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Speaking of micro hydro...  RSS feed

 
Austin Shackles
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For some time I've been looking at the small river that runs past our property... we don't have access to a long stretch so not much fall available - I've not measured but it can only be a few feet. The water depth ranges anything from about 1ft and quite slow, to about 6ft or more and shifting pretty fast, it's what's called a spate stream. So building anything much in the way of a permanent structure like a large undershot wheel in the stream would be tricky, it'd be liable to be washed away when there was a storm, or be prohibitively expensive to build strong enough.

What sort of stuff is available/do-able that would suit this kind of scenario? Seem to recall hearing about some kind of tethered thing like a giant fishing lure, which spins?

I did toy with the idea of some kind of screw-style thing in the bottom of the river bed, but no idea if it would work.
 
Scott L. Davis
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Hi Austin,

You do sound as if there are a few challenges at your site. Just because you have potential energy rushing by your door doesn't necessarily all you need to develop a successful system.

The first thing you might consider doing is articulating your needs. Do you have grid power already, or are you off grid somewhere? If you really need power, you go to extraordinary lengths to get it, because the alternatives are expensive too.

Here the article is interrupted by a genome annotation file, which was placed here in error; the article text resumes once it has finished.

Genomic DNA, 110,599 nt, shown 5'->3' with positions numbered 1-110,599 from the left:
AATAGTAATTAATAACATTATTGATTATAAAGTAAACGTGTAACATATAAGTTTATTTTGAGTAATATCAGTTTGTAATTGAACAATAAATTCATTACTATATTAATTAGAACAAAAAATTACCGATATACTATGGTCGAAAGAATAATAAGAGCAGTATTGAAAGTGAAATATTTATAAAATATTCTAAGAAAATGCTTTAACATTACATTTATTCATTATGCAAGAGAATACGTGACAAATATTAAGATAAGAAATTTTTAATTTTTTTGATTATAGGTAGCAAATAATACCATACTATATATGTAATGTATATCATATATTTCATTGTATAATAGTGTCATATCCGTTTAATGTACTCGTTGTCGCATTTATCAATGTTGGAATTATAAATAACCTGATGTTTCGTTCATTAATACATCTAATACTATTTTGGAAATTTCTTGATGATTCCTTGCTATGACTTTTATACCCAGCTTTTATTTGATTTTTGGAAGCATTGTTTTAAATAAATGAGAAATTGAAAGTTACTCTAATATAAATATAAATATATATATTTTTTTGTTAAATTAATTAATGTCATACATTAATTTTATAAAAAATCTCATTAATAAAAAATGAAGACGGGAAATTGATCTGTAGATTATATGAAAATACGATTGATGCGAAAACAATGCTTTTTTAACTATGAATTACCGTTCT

Anyway, you really need to measure your resource a little more precisely. I show how to survey and measure flow well enough to make microhydro development decisions in my first book, Microhydro: Clean Power from Water, which is available from New Society Publishers at newsociety.com.

Or you can look in the Microhydropower Buyer's Guide, which I helped to create, for a description of how to survey for head and how to estimate water flow. Here's the link:

http://canmetenergy.nrcan.gc.ca/renewables/publications/2427


There are examples of a wide range of heads and flow in the Serious Microhydro: Water Power Solutions from the Experts anthology. Once you know a little bit more about your site, you'll likely find a case study with similar characteristics and learn lots. Teaching and learning by example is the best way.


So, give it a stab and keep in touch.

Scotty
 
Lisa Niermann
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Location: Colorado, ~5700', Zone 5b, ~11" ann. precip
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Thanks for the link, Scott!
 
Austin Shackles
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I'll tak a look at that, thanks. We are on grid at present, so not short of power; it's just a project I'd like to have a go at. My first aim was something that would run the various low loads which are on most of the time, like fridges, freezers, computers ( ) and so on. One thing we have most of in Wales is water... although there would be scope for solar as well; but that's still kind of pricey for what I want, I was really after something I can build at low cost, being an engineering type of bloke.
 
Austin Shackles
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well I think I've worked out the most likely way to do it, just have to find the money/time to build it ...

I reckon a large-diameter undershot wheel, in a channel running alongside the river. The trick will be to make sure that when the water is low, most of the flow runs in that channel, but it's limited when in spate. More on this if I ever get the project off the ground
 
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